socializer/socializer

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Unescaped parameter value
Open

<h1><%= title %></h1>

Cross-site scripting (or XSS) is #3 on the 2013 [OWASP Top Ten](https://www.owasp.org/index.php/Top_10_2013-A3-Cross-Site_Scripting_(XSS\)) web security risks and it pops up nearly everywhere.

XSS occurs when a user-controlled value is displayed on a web page without properly escaping it, allowing someone to inject Javascript or HTML into the page which will be interpreted and executed by the browser..

In Rails 2.x, values need to be explicitly escaped (e.g., by using the h method). Since Rails 3.x, auto-escaping in views is enabled by default. However, one can still use the raw or html_safe methods to output a value directly.

See the Ruby Security Guide for more details.

Query Parameters and Cookies

ERB example:

Brakeman looks for several situations that can allow XSS. The simplest is like the example above: a value from the params or cookies is being directly output to a view. In such cases, it will issue a warning like:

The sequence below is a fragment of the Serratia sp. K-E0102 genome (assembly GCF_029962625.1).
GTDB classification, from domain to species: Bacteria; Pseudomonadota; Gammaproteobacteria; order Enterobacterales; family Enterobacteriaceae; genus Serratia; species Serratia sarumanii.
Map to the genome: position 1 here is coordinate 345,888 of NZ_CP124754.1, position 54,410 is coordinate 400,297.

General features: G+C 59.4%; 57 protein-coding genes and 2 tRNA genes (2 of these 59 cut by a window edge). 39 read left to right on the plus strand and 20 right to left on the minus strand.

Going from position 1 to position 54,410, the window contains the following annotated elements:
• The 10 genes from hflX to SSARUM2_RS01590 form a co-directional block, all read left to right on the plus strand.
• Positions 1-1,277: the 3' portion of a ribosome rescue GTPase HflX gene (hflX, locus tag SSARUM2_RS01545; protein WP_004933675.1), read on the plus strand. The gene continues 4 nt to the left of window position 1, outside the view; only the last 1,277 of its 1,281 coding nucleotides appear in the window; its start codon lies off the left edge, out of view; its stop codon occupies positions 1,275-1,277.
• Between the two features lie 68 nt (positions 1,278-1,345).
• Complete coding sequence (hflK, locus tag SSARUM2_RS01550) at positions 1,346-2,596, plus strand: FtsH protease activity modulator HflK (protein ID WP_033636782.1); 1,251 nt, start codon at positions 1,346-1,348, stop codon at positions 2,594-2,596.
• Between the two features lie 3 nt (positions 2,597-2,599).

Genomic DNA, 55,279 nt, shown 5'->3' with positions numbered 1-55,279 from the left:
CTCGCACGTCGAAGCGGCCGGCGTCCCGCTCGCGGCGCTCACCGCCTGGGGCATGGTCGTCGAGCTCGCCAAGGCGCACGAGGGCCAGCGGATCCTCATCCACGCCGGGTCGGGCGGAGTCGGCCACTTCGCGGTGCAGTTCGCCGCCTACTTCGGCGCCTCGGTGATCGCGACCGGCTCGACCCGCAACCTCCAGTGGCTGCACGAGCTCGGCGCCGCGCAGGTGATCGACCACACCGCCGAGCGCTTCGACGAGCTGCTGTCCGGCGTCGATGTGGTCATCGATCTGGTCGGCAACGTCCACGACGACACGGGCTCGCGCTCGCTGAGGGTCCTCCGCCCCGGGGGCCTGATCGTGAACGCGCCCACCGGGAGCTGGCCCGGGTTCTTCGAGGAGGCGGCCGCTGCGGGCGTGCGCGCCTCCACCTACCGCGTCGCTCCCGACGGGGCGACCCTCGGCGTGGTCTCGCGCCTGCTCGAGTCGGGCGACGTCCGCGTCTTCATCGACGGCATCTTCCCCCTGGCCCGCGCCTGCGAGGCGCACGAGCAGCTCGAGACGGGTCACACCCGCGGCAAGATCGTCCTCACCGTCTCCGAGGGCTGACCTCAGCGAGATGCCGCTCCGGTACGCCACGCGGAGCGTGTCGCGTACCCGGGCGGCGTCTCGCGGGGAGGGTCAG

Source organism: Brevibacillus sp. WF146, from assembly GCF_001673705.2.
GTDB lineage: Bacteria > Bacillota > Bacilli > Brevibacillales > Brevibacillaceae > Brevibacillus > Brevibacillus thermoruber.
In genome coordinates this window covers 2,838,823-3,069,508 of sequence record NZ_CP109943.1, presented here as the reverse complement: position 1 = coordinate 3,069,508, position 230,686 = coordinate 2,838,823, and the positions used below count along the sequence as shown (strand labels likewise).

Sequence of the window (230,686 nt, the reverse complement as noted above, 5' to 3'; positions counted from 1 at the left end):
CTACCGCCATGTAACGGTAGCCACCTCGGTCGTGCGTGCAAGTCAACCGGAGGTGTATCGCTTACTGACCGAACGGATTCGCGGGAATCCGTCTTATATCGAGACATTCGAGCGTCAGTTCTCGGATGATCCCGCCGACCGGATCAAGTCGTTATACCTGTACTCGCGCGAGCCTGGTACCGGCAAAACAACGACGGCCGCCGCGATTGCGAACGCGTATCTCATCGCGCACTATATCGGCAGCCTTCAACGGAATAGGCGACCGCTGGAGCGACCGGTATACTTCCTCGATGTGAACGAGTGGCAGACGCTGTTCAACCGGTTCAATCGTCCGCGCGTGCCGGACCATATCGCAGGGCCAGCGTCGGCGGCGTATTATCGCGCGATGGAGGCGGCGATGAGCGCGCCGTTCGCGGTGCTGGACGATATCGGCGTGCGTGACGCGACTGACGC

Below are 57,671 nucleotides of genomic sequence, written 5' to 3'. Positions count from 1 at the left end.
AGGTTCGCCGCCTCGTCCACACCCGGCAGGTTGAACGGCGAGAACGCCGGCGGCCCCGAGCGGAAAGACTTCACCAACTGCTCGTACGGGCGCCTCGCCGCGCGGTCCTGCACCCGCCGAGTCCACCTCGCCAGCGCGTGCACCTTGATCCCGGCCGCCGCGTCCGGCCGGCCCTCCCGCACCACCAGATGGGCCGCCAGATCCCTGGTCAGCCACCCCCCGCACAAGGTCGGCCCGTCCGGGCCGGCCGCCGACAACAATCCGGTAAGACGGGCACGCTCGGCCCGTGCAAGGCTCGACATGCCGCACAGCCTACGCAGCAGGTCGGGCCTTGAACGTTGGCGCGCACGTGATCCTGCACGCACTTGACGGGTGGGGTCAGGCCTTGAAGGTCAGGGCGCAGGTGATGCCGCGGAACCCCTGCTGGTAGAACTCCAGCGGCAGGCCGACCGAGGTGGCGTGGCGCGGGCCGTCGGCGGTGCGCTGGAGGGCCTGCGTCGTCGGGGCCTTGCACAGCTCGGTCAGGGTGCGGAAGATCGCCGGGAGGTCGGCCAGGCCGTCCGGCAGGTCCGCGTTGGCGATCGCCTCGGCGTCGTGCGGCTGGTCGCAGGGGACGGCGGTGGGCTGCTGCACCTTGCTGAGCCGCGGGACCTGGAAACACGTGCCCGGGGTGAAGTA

Unescaped parameter value near line 3: params[:query]

By default, Brakeman will also warn when a parameter or cookie value is used as an argument to a method, the result of which is output unescaped to a view.

For example:

This raises a warning like:

Unescaped cookie value near line 5: some_method(cookies[:oreo])

However, the confidence level for this warning will be weak, because it is not directly outputting the cookie value.

Some methods are known to Brakeman to either be dangerous (link_to is one) or safe (escape_once). Users can specify safe methods using the --safe-methods option. Alternatively, Brakeman can be set to only warn when values are used directly with the --report-direct option.

Model Attributes

Because (many) models come from database values, Brakeman mistrusts them by default.

For example, if @user is an instance of a model set in an action like

def set_user
  @user = User.first
end

and there is a view with

Brakeman will raise a warning like

Unescaped model attribute near line 3: User.first.name

If you trust all your data (although you probably shouldn't), this can be disabled with --ignore-model-output.

Unescaped model attribute
Open

<h1><%= t(".header", count: current_user.services.count) %></h1>